Ask a doctor

What Options Are There For Nasolabial Folds in a Teenager?

I have nasolabial folds on either side of my nose that seemed to appear one day this week. They are not especially deep, but are definitely noticeable. I did some research and I would like to point out I do not smoke/drink, I'm well-hydrated and I spend very little time in the sun. I'm trying not to smile so much and am making an effort not to sleep on my side. They appear to be deepening. I feel I'm too young for this? I'm 17. Please help?

Doctor Answers (3)

Premature Nasolabial Folds


Nasolabial folds are natural and normal.  Even young children have them.  Unusually deep folds in a younger patient can result from less bone in the cheek area (hypoplastic maxilla).  This is less common but if it is the case in your situation I usually treat with fillers (temporary) or implants (permanent but removable).  Check in with a provider in your area who is comfortable with this evaluation.  Good luck!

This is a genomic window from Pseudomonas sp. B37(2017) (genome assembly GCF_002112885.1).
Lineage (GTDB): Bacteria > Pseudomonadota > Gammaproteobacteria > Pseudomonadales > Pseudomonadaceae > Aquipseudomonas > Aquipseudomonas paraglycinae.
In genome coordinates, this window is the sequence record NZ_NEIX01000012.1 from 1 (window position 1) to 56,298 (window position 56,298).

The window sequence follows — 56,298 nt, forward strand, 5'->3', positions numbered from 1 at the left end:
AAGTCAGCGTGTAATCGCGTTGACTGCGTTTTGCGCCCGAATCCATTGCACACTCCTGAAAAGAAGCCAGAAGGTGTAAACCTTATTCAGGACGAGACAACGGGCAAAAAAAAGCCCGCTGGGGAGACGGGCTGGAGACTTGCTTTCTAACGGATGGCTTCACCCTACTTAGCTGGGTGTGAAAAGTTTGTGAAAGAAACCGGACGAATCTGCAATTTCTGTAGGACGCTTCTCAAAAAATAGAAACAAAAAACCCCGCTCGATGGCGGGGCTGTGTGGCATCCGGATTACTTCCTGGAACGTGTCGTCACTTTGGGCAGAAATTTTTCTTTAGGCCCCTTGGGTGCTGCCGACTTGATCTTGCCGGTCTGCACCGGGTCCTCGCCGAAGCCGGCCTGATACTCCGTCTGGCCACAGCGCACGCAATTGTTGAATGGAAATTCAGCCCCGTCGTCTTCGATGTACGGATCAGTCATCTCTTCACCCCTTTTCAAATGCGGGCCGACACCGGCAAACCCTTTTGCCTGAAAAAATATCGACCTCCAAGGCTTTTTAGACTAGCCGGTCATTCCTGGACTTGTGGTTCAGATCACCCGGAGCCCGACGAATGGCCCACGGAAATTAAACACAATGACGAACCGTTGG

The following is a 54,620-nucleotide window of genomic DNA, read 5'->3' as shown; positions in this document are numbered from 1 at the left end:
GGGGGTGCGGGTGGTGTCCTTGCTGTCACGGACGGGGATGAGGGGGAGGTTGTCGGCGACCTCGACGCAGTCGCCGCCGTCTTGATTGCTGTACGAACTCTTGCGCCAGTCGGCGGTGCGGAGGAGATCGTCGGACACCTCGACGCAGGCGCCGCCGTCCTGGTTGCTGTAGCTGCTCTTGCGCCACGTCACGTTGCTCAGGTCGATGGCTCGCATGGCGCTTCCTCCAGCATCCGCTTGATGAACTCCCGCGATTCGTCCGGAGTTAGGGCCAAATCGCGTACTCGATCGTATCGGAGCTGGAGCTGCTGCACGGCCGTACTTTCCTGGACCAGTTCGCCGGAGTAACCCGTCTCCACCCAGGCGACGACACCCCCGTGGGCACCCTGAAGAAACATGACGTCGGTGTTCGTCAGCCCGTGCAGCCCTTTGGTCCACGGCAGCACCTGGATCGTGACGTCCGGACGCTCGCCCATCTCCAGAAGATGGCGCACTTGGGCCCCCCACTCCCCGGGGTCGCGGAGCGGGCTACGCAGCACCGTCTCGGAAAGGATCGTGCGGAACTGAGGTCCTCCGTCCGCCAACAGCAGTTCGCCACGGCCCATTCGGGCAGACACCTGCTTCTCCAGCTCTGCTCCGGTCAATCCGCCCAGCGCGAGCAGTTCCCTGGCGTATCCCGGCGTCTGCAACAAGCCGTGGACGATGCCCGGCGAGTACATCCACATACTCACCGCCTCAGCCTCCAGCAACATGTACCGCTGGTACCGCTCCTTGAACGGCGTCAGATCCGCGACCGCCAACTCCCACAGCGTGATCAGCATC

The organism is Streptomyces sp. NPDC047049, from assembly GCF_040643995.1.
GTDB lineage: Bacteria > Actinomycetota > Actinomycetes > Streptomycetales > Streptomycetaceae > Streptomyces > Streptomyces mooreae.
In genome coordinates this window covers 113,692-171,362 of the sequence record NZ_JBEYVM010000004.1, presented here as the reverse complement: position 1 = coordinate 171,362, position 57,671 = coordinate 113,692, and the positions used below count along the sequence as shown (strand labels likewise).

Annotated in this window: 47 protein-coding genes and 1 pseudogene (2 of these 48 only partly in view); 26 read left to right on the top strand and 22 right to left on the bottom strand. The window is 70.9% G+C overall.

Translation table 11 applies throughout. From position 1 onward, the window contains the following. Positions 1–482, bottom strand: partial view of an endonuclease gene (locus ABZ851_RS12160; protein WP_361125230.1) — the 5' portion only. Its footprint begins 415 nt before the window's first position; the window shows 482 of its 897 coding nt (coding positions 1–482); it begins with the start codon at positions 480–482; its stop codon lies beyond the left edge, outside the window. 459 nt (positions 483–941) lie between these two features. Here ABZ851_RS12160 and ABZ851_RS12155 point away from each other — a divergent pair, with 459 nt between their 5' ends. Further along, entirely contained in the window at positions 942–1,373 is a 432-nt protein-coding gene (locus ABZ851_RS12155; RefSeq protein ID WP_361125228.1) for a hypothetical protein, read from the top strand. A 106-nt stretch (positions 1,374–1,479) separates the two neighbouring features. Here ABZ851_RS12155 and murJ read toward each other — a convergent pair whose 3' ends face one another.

Kansas City Facial Plastic Surgeon
5.0 out of 5 stars 22 reviews

Nasolabial fold in a teenager


I agree with Dr Bray. Everyone has a different facial structure and some people have these folds as kids but they are not making them look old as they are not always a sign of aging. Unfortunately the TV and media are causing everyone to overexamine themselves. If you have lost  alot of weight recently this might have caused a change or if you have very plump cheeks. Maybe you can send us a photo so we can better unerstand. At 17 you shoul dbe enjoying your youth. Use sunscreen to preserve it.

Jo Herzog, MD
Birmingham Dermatologist
5.0 out of 5 stars 12 reviews

Naso labial folds


If you simply look around you, you will see that everyone has folds. We are all different> You may have a heavier face than your friends but, my guess without pictures you are fine as is

David A. Bray, Sr., MD
Los Angeles Facial Plastic Surgeon
4.5 out of 5 stars 6 reviews

You might also like...

These answers are for educational purposes and should not be relied upon as a substitute for medical advice you may receive from your physician. If you have a medical emergency, please call 911. These answers do not constitute or initiate a patient/doctor relationship.